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n Cardiovascular Journal of Africa - Optimal utilisation of sulphonylureas in resource-constrained settings : review article

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Abstract

Sulphonylureas (SUs) are oral anti-diabetic drugs (OADs) that were introduced more than 60 years ago. Clinicians are familiar with their use and they remain extensively used. However, the SU class is associated with adverse effects of weight gain and hypoglycaemia. In addition, their effects on cardiovascular events remain contentious. Newer classes of anti-diabetic agents have been developed and these agents are weight neutral (di-peptidyl peptidase IV inhibitors), while others reduce weight (glucagon-like peptide analogues and sodium glucose co-transporter inhibitors). Furthermore, the newer agents are less likely to cause hypoglycaemia and have a potentially better cardiovascular safety profile. However, the newer agents are more costly than SUs and their long-term safety is unknown. It is therefore likely that SUs will continue to be used, and more so in resource-limited settings. One may mitigate the adverse effects of weight gain and hypoglycaemia associated with the SU class by using members within this class that are less probable to cause these adverse effects. Furthermore, the specific SU must be used at the lowest effective therapeutic dose. In patients at high risk of SU-induced hypoglycaemic episodes (frail, clinically significant renal impairment), or patients in whom hypoglycaemic episodes may have devastating effects (bus drivers), newer anti-diabetic agents may be a justifiable alternative option.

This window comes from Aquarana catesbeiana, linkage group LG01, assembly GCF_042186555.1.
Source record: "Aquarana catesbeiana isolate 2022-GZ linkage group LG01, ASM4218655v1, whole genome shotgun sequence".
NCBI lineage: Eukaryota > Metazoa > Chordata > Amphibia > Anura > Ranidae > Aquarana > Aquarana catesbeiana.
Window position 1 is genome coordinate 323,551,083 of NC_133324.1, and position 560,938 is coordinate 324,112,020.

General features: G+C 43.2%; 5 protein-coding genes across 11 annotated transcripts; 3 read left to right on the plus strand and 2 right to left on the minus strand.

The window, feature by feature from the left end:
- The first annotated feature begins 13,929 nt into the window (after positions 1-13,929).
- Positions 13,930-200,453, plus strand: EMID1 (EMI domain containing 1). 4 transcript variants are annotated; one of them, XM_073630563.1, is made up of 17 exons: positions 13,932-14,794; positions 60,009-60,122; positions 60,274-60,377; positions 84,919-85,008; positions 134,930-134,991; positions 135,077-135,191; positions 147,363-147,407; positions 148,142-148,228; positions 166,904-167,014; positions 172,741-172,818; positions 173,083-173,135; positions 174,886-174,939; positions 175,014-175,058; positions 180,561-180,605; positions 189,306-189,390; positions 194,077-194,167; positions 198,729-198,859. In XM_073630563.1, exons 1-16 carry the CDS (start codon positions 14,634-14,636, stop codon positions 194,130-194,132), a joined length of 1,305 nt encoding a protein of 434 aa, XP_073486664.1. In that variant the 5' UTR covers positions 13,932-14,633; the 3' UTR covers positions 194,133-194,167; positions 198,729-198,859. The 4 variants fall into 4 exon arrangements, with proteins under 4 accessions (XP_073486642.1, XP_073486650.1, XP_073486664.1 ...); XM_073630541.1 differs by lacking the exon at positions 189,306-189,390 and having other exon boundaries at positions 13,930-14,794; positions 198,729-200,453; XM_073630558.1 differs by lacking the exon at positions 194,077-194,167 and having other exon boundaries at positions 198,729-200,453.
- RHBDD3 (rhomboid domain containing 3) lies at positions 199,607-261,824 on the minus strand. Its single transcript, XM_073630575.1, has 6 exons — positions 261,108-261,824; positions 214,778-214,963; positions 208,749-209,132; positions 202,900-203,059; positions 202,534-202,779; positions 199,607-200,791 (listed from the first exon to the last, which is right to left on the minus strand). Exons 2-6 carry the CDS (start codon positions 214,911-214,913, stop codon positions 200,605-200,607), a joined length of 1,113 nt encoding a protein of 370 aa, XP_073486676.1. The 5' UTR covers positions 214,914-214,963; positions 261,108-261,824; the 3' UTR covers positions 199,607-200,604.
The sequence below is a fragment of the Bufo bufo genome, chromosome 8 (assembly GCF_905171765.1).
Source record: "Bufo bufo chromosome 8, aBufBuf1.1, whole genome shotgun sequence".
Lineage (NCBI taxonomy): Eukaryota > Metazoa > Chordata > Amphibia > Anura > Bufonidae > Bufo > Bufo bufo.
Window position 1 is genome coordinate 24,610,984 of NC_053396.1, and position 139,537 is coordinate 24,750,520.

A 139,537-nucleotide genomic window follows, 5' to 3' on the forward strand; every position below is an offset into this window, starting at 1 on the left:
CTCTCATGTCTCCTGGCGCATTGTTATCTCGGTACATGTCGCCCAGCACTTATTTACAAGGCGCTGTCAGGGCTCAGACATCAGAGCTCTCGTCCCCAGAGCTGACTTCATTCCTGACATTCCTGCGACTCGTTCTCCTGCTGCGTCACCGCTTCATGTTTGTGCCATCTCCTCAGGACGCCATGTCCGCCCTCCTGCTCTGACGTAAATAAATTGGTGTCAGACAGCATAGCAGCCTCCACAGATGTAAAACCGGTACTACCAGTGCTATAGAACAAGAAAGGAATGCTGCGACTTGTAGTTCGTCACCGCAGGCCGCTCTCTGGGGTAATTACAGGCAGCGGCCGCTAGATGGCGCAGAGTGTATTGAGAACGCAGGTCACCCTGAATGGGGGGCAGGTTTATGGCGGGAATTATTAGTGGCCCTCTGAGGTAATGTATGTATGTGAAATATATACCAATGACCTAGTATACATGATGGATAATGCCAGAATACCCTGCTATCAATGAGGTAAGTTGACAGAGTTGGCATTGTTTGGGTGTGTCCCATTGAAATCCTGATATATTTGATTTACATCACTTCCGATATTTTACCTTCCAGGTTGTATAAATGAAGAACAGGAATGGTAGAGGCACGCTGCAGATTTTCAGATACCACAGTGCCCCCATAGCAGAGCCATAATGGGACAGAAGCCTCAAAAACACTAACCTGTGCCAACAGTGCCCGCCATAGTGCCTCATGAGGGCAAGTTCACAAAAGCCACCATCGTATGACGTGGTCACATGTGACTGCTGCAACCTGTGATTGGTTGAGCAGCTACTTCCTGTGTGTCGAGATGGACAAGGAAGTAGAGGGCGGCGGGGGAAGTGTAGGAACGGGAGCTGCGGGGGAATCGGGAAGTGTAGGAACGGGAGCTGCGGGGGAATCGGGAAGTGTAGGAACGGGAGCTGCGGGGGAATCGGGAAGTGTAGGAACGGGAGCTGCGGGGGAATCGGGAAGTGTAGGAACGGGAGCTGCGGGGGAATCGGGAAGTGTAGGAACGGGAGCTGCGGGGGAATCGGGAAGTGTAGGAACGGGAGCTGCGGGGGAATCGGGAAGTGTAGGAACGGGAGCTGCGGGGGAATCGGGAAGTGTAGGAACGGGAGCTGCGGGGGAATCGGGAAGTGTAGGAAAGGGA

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/content/cardio1/25/2/EJC151894
2014-03-01
2016-12-03
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